Implementation of the interactive system and method requires some preliminary steps which do not necessarily occur sequentially, may occur simultaneously or may occur intermittently over an extended period of time. At an early stage of the process, the reinsurer must determine its overall capacity or the monetary value of risks that it can assume. A reinsurer's capacity is typically calculated on an annual basis just prior to the time for negotiating new or renewing old contracts. The reinsurer must also determine what types or classes of reinsurance it intends to sell utilizing the interactive system 1 and what portion of its overall capacity it wants to allocate to each type or class of reinsurance.
In another preliminary step, the reinsurer solicits and enrolls or selects cedents, or their representatives, to utilize the interactive system to purchase reinsurance from the reinsurer. The reinsurer sets up separate data records, accounts or files for each primary insurer or user in the system server 15. Upon enrolling a user to utilize the interactive system 1, the reinsurer provides the user with a unique user identification designation (User ID) and a password to provide the user secure access to selected information in the system server 15.
The reinsurer prepares or formulates proposals comprising the financial and legal terms of reinsurance contracts it is willing to enter into in the classes of reinsurance it intends to sell through the interactive system 1. The reinsurer will typically utilize established contract language for the proposals and vary the financial terms depending on then current market conditions and its current capacity. The proposals are input into or posted on the system server 15 so as to be viewable by end users on their computers 10 as discussed in more detail below. The terms of the proposals may be modified at appropriate intervals, such as to modify the proposal language in response to changes in the law or to clarify certain provisions of the proposals.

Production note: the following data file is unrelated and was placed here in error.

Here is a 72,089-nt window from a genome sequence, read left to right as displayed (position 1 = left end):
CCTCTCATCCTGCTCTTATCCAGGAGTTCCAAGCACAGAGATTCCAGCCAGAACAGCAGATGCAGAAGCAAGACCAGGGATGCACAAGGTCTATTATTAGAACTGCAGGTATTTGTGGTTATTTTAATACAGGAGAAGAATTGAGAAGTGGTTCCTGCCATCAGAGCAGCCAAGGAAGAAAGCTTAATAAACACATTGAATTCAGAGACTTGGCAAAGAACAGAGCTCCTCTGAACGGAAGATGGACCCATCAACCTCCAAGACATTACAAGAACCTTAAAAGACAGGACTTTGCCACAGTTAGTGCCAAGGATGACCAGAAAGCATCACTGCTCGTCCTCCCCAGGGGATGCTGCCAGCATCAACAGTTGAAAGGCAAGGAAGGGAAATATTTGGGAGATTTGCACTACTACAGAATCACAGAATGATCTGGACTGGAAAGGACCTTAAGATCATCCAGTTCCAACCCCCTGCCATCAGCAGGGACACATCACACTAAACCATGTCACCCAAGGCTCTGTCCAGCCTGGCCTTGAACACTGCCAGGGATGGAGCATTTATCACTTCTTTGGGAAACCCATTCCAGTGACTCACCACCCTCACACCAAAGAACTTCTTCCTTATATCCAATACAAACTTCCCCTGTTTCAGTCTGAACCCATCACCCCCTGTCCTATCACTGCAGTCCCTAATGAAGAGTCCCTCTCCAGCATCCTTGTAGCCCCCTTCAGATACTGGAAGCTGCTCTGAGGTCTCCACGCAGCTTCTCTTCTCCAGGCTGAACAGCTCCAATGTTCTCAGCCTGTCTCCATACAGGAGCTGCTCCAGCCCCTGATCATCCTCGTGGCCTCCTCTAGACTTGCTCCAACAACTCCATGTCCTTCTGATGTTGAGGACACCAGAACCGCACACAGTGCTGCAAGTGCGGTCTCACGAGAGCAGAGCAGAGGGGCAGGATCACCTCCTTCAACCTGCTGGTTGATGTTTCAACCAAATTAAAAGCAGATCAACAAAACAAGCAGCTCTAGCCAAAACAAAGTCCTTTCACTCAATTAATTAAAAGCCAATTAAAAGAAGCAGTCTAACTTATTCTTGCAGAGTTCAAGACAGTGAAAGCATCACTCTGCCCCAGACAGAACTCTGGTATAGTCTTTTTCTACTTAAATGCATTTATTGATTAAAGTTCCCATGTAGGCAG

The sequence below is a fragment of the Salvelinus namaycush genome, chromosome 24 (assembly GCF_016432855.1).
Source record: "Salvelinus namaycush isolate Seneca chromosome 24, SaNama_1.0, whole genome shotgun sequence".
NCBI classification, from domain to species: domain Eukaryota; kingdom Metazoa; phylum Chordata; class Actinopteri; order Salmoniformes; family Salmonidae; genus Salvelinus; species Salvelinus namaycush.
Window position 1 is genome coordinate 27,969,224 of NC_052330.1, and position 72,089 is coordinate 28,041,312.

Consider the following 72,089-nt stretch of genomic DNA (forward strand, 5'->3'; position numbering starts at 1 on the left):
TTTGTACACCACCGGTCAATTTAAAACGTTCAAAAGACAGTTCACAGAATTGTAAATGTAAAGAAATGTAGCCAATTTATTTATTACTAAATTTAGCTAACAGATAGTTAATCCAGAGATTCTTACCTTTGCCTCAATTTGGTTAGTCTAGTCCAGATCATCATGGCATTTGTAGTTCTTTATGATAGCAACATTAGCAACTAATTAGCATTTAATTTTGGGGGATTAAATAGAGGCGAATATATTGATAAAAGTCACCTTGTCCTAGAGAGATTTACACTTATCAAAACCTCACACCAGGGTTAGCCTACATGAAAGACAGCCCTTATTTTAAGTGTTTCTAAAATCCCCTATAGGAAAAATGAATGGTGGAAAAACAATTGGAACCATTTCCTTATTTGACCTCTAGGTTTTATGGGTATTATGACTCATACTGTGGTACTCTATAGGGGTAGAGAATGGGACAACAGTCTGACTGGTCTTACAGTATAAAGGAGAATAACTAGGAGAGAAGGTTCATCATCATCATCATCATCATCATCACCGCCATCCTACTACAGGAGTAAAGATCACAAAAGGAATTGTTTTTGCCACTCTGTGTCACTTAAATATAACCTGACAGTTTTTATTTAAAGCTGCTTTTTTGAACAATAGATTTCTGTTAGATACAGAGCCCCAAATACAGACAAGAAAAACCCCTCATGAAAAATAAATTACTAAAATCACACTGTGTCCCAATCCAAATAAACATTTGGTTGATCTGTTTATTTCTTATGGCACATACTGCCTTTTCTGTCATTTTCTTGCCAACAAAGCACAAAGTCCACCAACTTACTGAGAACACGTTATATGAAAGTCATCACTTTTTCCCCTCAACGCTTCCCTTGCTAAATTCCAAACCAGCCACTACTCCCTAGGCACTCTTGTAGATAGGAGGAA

The reinsurer must determine which proposals it wants to make available to which cedents. For example, the reinsurer may have two separate proposals to provide reinsurance for aviation insurance portfolios and ten different selected primary insurers who have aviation insurance portfolios. The reinsurer may decide to make a first aviation proposal available to all ten of the primary insurers and a second aviation proposal available to only six of the primary insurers.